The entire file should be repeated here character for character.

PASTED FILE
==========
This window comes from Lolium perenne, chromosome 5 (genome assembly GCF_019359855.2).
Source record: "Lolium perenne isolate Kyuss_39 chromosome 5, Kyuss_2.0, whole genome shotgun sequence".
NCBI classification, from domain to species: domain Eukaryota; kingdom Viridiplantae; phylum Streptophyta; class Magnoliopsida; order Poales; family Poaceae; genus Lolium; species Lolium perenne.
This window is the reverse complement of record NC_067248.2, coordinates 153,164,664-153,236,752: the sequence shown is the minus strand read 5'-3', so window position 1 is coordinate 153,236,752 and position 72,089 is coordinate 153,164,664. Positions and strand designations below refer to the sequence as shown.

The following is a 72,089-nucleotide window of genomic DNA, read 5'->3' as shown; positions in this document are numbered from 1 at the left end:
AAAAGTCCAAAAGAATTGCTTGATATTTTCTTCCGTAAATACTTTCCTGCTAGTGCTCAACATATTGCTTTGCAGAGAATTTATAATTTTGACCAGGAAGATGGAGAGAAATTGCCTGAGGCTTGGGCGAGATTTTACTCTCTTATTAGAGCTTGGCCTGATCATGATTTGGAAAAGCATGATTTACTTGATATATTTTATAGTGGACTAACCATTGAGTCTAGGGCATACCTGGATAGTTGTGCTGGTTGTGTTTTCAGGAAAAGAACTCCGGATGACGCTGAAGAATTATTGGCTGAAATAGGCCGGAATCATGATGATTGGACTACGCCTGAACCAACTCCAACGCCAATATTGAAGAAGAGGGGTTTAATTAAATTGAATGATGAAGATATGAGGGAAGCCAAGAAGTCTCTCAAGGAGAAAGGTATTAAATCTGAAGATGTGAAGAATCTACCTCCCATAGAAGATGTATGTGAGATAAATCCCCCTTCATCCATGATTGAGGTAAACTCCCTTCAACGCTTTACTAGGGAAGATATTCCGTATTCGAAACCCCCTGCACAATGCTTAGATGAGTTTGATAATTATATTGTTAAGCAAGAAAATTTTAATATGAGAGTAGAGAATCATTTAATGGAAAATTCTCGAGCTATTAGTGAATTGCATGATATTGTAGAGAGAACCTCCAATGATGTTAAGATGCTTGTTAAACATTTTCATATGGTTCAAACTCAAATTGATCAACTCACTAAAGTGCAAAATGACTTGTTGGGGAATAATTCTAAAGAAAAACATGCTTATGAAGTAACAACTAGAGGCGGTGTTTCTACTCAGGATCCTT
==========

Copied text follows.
This window comes from Lolium perenne, chromosome 5 (genome assembly GCF_019359855.2).
Source record: "Lolium perenne isolate Kyuss_39 chromosome 5, Kyuss_2.0, whole genome shotgun sequence".
NCBI classification, from domain to species: domain Eukaryota; kingdom Viridiplantae; phylum Streptophyta; class Magnoliopsida; order Poales; family Poaceae; genus Lolium; species Lolium perenne.
This window is the reverse complement of record NC_067248.2, coordinates 153,164,664-153,236,752: the sequence shown is the minus strand read 5'-3', so window position 1 is coordinate 153,236,752 and position 72,089 is coordinate 153,164,664. Positions and strand designations below refer to the sequence as shown.

The following is a 72,089-nucleotide window of genomic DNA, read 5'->3' as shown; positions in this document are numbered from 1 at the left end:
AAAAGTCCAAAAGAATTGCTTGATATTTTCTTCCGTAAATACTTTCCTGCTAGTGCTCAACATATTGCTTTGCAGAGAATTTATAATTTTGACCAGGAAGATGGAGAGAAATTGCCTGAGGCTTGGGCGAGATTTTACTCTCTTATTAGAGCTTGGCCTGATCATGATTTGGAAAAGCATGATTTACTTGATATATTTTATAGTGGACTAACCATTGAGTCTAGGGCATACCTGGATAGTTGTGCTGGTTGTGTTTTCAGGAAAAGAACTCCGGATGACGCTGAAGAATTATTGGCTGAAATAGGCCGGAATCATGATGATTGGACTACGCCTGAACCAACTCCAACGCCAATATTGAAGAAGAGGGGTTTAATTAAATTGAATGATGAAGATATGAGGGAAGCCAAGAAGTCTCTCAAGGAGAAAGGTATTAAATCTGAAGATGTGAAGAATCTACCTCCCATAGAAGATGTATGTGAGATAAATCCCCCTTCATCCATGATTGAGGTAAACTCCCTTCAACGCTTTACTAGGGAAGATATTCCGTATTCGAAACCCCCTGCACAATGCTTAGATGAGTTTGATAATTATATTGTTAAGCAAGAAAATTTTAATATGAGAGTAGAGAATCATTTAATGGAAAATTCTCGAGCTATTAGTGAATTGCATGATATTGTAGAGAGAACCTCCAATGATGTTAAGATGCTTGTTAAACATTTTCATATGGTTCAAACTCAAATTGATCAACTCACTAAAGTGCAAAATGACTTGTTGGGGAATAATTCTAAAGAAAAACATGCTTATGAAGTAACAACTAGAGGCGGTGTTTCTACTCAGGATCCTT